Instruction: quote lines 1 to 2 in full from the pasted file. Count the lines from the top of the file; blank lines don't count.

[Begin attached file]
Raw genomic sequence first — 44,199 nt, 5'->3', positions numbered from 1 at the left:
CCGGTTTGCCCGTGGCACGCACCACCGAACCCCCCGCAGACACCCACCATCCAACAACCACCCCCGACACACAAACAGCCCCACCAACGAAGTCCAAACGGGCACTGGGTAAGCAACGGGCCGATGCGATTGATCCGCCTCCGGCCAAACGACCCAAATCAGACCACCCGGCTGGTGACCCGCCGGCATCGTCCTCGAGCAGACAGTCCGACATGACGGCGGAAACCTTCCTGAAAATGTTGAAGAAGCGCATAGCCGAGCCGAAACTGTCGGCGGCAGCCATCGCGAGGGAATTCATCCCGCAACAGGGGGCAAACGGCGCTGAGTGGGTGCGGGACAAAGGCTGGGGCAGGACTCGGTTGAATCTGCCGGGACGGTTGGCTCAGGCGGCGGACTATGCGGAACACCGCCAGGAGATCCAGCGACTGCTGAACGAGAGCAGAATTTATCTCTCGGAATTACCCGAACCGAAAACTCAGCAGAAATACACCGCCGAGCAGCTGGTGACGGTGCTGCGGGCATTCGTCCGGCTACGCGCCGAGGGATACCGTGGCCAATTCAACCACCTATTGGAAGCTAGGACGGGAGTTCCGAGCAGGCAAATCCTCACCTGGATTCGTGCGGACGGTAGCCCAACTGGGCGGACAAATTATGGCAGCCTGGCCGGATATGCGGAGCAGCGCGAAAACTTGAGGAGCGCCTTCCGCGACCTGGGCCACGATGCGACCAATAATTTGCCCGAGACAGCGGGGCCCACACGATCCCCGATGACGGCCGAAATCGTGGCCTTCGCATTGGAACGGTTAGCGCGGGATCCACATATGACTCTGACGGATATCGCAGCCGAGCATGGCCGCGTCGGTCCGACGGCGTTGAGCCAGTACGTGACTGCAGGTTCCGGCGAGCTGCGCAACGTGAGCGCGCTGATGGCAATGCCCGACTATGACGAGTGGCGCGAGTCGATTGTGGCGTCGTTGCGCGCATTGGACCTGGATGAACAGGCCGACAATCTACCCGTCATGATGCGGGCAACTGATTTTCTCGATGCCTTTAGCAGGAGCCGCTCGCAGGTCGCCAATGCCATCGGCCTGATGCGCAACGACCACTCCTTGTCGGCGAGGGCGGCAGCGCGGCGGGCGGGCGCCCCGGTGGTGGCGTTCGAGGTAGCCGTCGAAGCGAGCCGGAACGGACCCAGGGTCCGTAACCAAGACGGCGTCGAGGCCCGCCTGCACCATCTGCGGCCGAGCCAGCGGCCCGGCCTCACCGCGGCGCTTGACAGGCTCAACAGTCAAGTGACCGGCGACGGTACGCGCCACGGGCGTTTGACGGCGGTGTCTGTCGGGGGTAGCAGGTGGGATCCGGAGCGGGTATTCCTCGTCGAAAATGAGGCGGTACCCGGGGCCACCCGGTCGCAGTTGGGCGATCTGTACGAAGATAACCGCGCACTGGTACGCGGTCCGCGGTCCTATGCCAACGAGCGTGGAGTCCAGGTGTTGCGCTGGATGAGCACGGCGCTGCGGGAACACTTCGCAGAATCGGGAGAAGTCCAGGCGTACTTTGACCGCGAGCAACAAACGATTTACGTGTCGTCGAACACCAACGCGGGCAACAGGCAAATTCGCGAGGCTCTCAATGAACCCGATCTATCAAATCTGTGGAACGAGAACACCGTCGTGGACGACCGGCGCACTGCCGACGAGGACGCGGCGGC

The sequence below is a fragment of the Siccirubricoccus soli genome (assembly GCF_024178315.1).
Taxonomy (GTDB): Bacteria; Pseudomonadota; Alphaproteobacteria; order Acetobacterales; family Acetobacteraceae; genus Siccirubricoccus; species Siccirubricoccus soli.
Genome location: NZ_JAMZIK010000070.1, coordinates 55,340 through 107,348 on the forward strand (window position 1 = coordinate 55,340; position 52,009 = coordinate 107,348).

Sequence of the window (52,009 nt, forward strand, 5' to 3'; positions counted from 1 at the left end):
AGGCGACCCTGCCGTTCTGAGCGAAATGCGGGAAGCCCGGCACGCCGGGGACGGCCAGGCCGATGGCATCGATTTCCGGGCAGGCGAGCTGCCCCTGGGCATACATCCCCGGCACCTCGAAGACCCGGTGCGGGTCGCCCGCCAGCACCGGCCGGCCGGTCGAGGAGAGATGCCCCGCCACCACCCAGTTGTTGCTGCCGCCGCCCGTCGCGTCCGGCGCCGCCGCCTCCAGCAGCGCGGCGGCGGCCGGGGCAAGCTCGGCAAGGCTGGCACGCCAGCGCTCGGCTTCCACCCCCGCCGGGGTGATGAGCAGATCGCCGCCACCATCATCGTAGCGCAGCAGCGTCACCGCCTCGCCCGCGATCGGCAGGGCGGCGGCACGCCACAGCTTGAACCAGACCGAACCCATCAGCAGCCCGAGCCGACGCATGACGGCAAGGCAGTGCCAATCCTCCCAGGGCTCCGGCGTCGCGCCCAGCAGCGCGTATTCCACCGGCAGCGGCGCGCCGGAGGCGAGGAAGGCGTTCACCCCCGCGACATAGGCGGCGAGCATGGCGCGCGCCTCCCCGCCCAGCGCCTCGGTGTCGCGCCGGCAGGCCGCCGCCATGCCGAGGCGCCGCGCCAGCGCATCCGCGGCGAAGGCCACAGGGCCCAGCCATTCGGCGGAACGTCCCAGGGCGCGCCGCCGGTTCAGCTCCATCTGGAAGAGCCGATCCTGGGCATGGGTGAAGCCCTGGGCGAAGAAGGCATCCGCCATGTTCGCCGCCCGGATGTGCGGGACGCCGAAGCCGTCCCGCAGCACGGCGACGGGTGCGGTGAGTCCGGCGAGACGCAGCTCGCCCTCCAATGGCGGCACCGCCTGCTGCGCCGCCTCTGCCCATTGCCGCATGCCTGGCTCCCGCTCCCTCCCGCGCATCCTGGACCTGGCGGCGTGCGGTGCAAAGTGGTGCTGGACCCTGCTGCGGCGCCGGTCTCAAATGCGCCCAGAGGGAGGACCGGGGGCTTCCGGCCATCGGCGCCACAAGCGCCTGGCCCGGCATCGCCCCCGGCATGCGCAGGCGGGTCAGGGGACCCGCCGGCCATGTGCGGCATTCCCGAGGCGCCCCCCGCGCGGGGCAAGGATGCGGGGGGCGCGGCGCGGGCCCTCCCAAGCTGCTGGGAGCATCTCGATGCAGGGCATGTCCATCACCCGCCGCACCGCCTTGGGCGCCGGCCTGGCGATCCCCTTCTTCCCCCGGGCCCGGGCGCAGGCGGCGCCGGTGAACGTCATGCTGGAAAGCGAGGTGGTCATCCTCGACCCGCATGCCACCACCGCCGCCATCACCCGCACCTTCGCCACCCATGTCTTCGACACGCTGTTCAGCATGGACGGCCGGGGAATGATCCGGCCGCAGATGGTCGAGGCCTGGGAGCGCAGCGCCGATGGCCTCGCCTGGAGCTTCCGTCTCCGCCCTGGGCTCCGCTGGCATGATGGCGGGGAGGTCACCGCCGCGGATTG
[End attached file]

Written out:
Raw genomic sequence first — 44,199 nt, 5'->3', positions numbered from 1 at the left:
CCGGTTTGCCCGTGGCACGCACCACCGAACCCCCCGCAGACACCCACCATCCAACAACCACCCCCGACACACAAACAGCCCCACCAACGAAGTCCAAACGGGCACTGGGTAAGCAACGGGCCGATGCGATTGATCCGCCTCCGGCCAAACGACCCAAATCAGACCACCCGGCTGGTGACCCGCCGGCATCGTCCTCGAGCAGACAGTCCGACATGACGGCGGAAACCTTCCTGAAAATGTTGAAGAAGCGCATAGCCGAGCCGAAACTGTCGGCGGCAGCCATCGCGAGGGAATTCATCCCGCAACAGGGGGCAAACGGCGCTGAGTGGGTGCGGGACAAAGGCTGGGGCAGGACTCGGTTGAATCTGCCGGGACGGTTGGCTCAGGCGGCGGACTATGCGGAACACCGCCAGGAGATCCAGCGACTGCTGAACGAGAGCAGAATTTATCTCTCGGAATTACCCGAACCGAAAACTCAGCAGAAATACACCGCCGAGCAGCTGGTGACGGTGCTGCGGGCATTCGTCCGGCTACGCGCCGAGGGATACCGTGGCCAATTCAACCACCTATTGGAAGCTAGGACGGGAGTTCCGAGCAGGCAAATCCTCACCTGGATTCGTGCGGACGGTAGCCCAACTGGGCGGACAAATTATGGCAGCCTGGCCGGATATGCGGAGCAGCGCGAAAACTTGAGGAGCGCCTTCCGCGACCTGGGCCACGATGCGACCAATAATTTGCCCGAGACAGCGGGGCCCACACGATCCCCGATGACGGCCGAAATCGTGGCCTTCGCATTGGAACGGTTAGCGCGGGATCCACATATGACTCTGACGGATATCGCAGCCGAGCATGGCCGCGTCGGTCCGACGGCGTTGAGCCAGTACGTGACTGCAGGTTCCGGCGAGCTGCGCAACGTGAGCGCGCTGATGGCAATGCCCGACTATGACGAGTGGCGCGAGTCGATTGTGGCGTCGTTGCGCGCATTGGACCTGGATGAACAGGCCGACAATCTACCCGTCATGATGCGGGCAACTGATTTTCTCGATGCCTTTAGCAGGAGCCGCTCGCAGGTCGCCAATGCCATCGGCCTGATGCGCAACGACCACTCCTTGTCGGCGAGGGCGGCAGCGCGGCGGGCGGGCGCCCCGGTGGTGGCGTTCGAGGTAGCCGTCGAAGCGAGCCGGAACGGACCCAGGGTCCGTAACCAAGACGGCGTCGAGGCCCGCCTGCACCATCTGCGGCCGAGCCAGCGGCCCGGCCTCACCGCGGCGCTTGACAGGCTCAACAGTCAAGTGACCGGCGACGGTACGCGCCACGGGCGTTTGACGGCGGTGTCTGTCGGGGGTAGCAGGTGGGATCCGGAGCGGGTATTCCTCGTCGAAAATGAGGCGGTACCCGGGGCCACCCGGTCGCAGTTGGGCGATCTGTACGAAGATAACCGCGCACTGGTACGCGGTCCGCGGTCCTATGCCAACGAGCGTGGAGTCCAGGTGTTGCGCTGGATGAGCACGGCGCTGCGGGAACACTTCGCAGAATCGGGAGAAGTCCAGGCGTACTTTGACCGCGAGCAACAAACGATTTACGTGTCGTCGAACACCAACGCGGGCAACAGGCAAATTCGCGAGGCTCTCAATGAACCCGATCTATCAAATCTGTGGAACGAGAACACCGTCGTGGACGACCGGCGCACTGCCGACGAGGACGCGGCGGC